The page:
Sony Ericsson Open 2012: Men’s and Women’s draw preview and analysis
March 19, 2012 · Print This Article
Changing gears from the calm serenity in Indian Wells to the wild waves of South Beach has never been an easy transition for the guys and gals of the ATP and WTA.
The dry heat of the Palm Springs desert makes court conditions much slower than the humidity and quickness of the asphalt in Miami. Novak Djokovic didn’t seem to mind either venue last year en-route to capturing both titles; the Serb took momentum from the Aussie Open and road that to one of the greatest years in tennis history. Even though Djokovic hasn’t started 2012 with the same vigor he did last year, he still must be considered the unanimous favorite unless he falters early. Djokovic will of course be accompanied in Key Biscayne by Rafa Nadal, Roger Federer and Andy Murray; the list of realistic contenders wants to get longer, but it’s tough to anticipate the winner not coming from a big four member.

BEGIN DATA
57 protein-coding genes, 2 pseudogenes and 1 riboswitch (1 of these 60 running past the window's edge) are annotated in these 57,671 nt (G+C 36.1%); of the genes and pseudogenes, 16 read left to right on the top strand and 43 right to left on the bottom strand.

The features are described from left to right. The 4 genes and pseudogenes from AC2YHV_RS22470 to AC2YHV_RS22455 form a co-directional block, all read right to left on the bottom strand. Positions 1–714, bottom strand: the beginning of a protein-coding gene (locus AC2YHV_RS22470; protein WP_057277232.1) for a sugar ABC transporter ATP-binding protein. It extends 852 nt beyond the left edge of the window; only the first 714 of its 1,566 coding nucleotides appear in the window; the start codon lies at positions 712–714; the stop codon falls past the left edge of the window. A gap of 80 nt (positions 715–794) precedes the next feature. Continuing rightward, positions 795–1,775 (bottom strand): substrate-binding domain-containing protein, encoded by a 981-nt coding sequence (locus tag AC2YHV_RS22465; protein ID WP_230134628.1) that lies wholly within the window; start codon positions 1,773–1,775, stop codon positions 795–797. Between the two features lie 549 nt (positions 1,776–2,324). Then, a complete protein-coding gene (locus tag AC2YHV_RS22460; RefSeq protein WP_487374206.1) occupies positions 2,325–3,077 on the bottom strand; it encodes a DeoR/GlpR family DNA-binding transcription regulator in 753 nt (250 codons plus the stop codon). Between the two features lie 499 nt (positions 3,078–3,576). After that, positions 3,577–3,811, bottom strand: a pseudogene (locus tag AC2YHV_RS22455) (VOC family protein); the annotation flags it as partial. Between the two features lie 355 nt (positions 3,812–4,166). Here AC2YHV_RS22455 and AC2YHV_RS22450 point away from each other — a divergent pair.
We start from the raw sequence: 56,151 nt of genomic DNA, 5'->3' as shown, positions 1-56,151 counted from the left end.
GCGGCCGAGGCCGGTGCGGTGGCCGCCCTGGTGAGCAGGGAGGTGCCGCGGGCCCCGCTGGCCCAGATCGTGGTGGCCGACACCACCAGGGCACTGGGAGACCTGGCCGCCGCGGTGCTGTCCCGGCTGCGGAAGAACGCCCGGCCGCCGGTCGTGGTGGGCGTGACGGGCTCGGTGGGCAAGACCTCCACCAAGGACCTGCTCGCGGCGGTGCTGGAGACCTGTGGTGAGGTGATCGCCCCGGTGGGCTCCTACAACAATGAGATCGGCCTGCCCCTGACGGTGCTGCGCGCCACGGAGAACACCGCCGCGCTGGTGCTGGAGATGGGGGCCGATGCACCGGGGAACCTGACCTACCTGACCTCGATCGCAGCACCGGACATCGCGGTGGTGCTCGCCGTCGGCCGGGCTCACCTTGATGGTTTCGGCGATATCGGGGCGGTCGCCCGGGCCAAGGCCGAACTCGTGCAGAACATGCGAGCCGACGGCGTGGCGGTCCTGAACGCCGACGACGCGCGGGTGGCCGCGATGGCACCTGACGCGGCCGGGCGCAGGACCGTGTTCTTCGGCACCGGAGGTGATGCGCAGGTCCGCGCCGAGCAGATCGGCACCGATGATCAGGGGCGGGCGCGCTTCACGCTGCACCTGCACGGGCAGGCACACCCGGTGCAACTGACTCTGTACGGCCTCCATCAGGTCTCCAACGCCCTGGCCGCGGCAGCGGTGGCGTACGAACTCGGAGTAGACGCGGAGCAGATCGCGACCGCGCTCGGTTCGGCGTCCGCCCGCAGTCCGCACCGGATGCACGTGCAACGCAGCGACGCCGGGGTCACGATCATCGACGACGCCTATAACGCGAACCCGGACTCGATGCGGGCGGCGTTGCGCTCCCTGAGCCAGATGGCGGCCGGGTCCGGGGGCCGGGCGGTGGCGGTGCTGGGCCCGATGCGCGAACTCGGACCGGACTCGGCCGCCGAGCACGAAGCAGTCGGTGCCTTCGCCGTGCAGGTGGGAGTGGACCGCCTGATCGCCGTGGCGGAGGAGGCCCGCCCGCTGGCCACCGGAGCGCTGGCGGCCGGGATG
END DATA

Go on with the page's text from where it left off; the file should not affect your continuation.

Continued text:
The women’s field will welcome back Serena Williams to the draw, and perhaps more importantly her sister Venus, who’s been out of action since the US Open with an auto-immune disorder.
Still recognized as the faces of the WTA to the causal and even avid fan, the Williams sisters will have to cast aside a match-ready field, which includes world No. 1 and recent BNP Paribas Open winner, Vika Azarenka, finalist Maria Sharapova, and reigning Wimbledon champ Petra Kvitova.
The results in Indian Wells were telling to say the least, and if there’s one thing we learned more than anything else it was never to overlook the top seeded players. We’ll certainly keep an eye on John Isner, Ana Ivanovic, Juan Martin del Potro and Julia Goerges as they navigate themselves through their respective draws, but I’m still hesitant to think that the winner of each event will come out of the woodwork.